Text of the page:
“Many are cut off from the community. The figure that I’ve heard on unemployment in the disabled community is almost 50 percent. Shame on us if we’re not making enough of an effort to include people with disability.”
Ruderman estimates that roughly 20 percent of the Jewish population has some diagnosed disability, though there have been no formal surveys.
This year’s conference was a follow-up to the original conference in 2010, which led to the creation of the Disability Peer Network, a group of 16 funders. Ruderman was encouraged by the fact that this year’s conference had greater participation than last year’s, and the speakers were more “high profile,” with Matlin and Tim Shriver of the Special Olympics.
Susan Stern, national campaign chair of Jewish Federations of North America, said at a plenary, “We’re here because we need to move this to the top of the Jewish agenda.”
Felicia Herman, executive director of the Natan Fund, a collaborative of young philanthropists that has awarded around $7 million to over 100 startups and emerging organizations since 2003, told the conference that “the key to bringing the disability conversation to the forefront of the communal conversation is to integrate it into all of [the] other conversations,” that there “is no Jewish communal conversation that shouldn’t, in some way, include the conversation about disabilities.”
Barry Shrage, president of Boston’s Combined Jewish Philanthropies, said, “A lot of federations do want to be a part of it, they actually do want to make a difference in this area … But they’re not going to do it without people in this room putting pressure on ‘em.”
He added, “There is, in my view, enough money around to change the future of Jewish education, change the future [regarding] disability, and set the stage for a Jewish community that actually makes room at the table for everybody, so that its worthy of being called a Jewish community.”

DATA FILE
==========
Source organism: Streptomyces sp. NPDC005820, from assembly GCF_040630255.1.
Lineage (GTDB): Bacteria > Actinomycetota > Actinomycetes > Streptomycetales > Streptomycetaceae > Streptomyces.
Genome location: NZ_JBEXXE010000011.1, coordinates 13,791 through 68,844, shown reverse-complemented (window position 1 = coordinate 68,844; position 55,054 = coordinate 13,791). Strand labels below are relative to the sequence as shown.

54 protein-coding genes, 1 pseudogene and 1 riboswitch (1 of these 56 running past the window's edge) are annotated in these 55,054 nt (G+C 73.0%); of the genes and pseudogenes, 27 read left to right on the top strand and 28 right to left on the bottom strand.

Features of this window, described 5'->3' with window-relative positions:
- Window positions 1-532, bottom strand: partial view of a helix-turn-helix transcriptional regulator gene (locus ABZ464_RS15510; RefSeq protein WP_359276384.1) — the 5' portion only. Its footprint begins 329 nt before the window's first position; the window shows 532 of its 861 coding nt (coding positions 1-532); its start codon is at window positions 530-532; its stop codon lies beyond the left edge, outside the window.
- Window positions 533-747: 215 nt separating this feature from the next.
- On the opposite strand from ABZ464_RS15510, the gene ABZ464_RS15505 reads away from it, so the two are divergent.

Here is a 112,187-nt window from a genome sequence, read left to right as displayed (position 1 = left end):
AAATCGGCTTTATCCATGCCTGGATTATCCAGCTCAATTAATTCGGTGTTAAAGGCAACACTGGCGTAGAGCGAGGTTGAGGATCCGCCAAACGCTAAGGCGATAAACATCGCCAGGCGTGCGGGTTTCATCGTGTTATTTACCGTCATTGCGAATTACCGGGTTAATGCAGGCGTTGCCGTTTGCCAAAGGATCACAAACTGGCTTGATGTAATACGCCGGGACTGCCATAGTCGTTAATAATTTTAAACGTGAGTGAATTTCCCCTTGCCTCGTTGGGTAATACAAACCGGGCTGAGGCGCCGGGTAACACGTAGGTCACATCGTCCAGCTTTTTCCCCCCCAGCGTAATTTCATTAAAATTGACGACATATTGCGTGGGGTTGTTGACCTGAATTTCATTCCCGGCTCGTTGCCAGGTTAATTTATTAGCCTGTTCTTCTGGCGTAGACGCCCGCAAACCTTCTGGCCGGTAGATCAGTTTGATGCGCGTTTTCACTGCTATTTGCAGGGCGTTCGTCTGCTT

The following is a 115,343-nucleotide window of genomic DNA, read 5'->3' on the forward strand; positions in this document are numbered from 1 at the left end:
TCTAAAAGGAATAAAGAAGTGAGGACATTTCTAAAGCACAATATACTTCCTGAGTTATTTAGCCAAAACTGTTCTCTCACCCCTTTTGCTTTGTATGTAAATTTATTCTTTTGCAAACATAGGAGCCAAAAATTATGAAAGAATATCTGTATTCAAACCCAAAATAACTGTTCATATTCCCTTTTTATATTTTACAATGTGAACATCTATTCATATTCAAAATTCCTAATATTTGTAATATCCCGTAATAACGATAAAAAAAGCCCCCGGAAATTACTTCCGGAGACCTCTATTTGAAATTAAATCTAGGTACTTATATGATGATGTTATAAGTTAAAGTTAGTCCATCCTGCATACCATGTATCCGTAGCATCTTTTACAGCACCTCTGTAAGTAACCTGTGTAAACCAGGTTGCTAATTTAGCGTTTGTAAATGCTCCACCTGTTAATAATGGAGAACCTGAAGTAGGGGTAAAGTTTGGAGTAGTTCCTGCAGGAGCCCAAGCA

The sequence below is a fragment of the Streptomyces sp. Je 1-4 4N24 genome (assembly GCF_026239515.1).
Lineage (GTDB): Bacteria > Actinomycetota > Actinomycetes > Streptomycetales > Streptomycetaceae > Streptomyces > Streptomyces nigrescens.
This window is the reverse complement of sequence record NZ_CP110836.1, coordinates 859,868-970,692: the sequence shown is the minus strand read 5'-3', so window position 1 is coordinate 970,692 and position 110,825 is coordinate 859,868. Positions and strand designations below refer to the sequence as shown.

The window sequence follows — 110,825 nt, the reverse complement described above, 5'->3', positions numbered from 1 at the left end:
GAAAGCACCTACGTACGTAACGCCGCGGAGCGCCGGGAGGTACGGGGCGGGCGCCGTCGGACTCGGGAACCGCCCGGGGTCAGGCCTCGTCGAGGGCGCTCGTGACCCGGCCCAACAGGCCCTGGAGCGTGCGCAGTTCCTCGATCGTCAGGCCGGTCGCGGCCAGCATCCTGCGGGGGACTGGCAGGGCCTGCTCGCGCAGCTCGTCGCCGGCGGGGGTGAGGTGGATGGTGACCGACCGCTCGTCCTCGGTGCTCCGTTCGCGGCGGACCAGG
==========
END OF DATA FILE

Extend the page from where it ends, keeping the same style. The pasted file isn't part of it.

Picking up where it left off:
Of course, the Jewish community hasn’t always had a history of inclusion. Kashar, of the Jewish Deaf Resource Center, praised the “sacred work” of the conference because she still remembered that even when she gained greater access within her secular career, “every time I wanted to do something Jewish with my family, I was made to feel like a beggar.” Estrangement from the Jewish community is often felt not only by the disabled but by their families, who are alienated by their struggles as advocates and witnesses to their loved one’s lack of inclusion.
“Now that I am involved in Jewish communal life,” said Kashar, “I am responsible for bringing back my hearing-sister,” who herself felt rejected by the Jewish community.
Tom Fields-Meyer, a veteran journalist and author of “Following Ezra,” a father’s memoir of what he learned from raising his autistic son, mentioned at the closing plenary that his son Ezra, at his bar mitzvah, wanted to speak about what it was like to have autism.
The boy, said the father, told the congregation that his autism brought out two specific traits: he repeated himself a lot and remembered things really well.
“And then,” said the father, “Ezra told the congregation something quite profound. He said, ‘Sometimes I think all Jewish people have autism. We repeat things all the time, and we have a very good memory. We sing the same songs, over and over — Adon Olam, Sholom Aleichem … And we have holidays like Pesach and Purim, where we remember things that happened thousands of years ago. We all have autism.’”
Fields-Meyer asked the conference not to think that helping the disabled is about helping someone else. He asked that they remember what Ezra said on that bar mitzvah morning, “that all Jewish people have autism.
“And all Jewish people have special needs.”